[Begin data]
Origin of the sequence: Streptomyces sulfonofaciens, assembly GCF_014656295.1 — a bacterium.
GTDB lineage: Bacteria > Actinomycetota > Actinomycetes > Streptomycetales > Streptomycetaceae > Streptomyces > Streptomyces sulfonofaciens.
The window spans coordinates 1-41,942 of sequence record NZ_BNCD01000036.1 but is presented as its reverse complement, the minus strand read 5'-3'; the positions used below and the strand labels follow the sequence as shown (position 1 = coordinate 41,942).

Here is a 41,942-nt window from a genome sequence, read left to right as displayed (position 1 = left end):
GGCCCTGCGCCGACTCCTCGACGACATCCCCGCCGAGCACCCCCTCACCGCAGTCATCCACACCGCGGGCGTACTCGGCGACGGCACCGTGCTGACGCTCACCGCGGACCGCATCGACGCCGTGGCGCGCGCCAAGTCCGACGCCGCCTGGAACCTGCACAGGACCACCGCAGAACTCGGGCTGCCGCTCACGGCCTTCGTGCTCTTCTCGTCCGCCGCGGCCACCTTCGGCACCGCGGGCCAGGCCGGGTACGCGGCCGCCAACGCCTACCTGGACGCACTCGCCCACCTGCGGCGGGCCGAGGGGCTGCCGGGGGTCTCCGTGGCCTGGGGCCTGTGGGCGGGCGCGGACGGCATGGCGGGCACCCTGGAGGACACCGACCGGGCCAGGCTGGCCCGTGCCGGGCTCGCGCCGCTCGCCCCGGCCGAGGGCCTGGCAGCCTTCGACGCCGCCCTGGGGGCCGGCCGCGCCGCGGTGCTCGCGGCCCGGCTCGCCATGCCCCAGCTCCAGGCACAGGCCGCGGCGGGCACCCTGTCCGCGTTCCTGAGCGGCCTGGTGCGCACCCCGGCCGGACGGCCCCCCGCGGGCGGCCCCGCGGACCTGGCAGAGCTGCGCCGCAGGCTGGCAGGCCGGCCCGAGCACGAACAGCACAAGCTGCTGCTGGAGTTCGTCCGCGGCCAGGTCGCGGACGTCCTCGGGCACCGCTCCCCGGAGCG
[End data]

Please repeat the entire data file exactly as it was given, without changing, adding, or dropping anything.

Origin of the sequence: Streptomyces sulfonofaciens, assembly GCF_014656295.1 — a bacterium.
GTDB lineage: Bacteria > Actinomycetota > Actinomycetes > Streptomycetales > Streptomycetaceae > Streptomyces > Streptomyces sulfonofaciens.
The window spans coordinates 1-41,942 of sequence record NZ_BNCD01000036.1 but is presented as its reverse complement, the minus strand read 5'-3'; the positions used below and the strand labels follow the sequence as shown (position 1 = coordinate 41,942).

Here is a 41,942-nt window from a genome sequence, read left to right as displayed (position 1 = left end):
GGCCCTGCGCCGACTCCTCGACGACATCCCCGCCGAGCACCCCCTCACCGCAGTCATCCACACCGCGGGCGTACTCGGCGACGGCACCGTGCTGACGCTCACCGCGGACCGCATCGACGCCGTGGCGCGCGCCAAGTCCGACGCCGCCTGGAACCTGCACAGGACCACCGCAGAACTCGGGCTGCCGCTCACGGCCTTCGTGCTCTTCTCGTCCGCCGCGGCCACCTTCGGCACCGCGGGCCAGGCCGGGTACGCGGCCGCCAACGCCTACCTGGACGCACTCGCCCACCTGCGGCGGGCCGAGGGGCTGCCGGGGGTCTCCGTGGCCTGGGGCCTGTGGGCGGGCGCGGACGGCATGGCGGGCACCCTGGAGGACACCGACCGGGCCAGGCTGGCCCGTGCCGGGCTCGCGCCGCTCGCCCCGGCCGAGGGCCTGGCAGCCTTCGACGCCGCCCTGGGGGCCGGCCGCGCCGCGGTGCTCGCGGCCCGGCTCGCCATGCCCCAGCTCCAGGCACAGGCCGCGGCGGGCACCCTGTCCGCGTTCCTGAGCGGCCTGGTGCGCACCCCGGCCGGACGGCCCCCCGCGGGCGGCCCCGCGGACCTGGCAGAGCTGCGCCGCAGGCTGGCAGGCCGGCCCGAGCACGAACAGCACAAGCTGCTGCTGGAGTTCGTCCGCGGCCAGGTCGCGGACGTCCTCGGGCACCGCTCCCCGGAGCG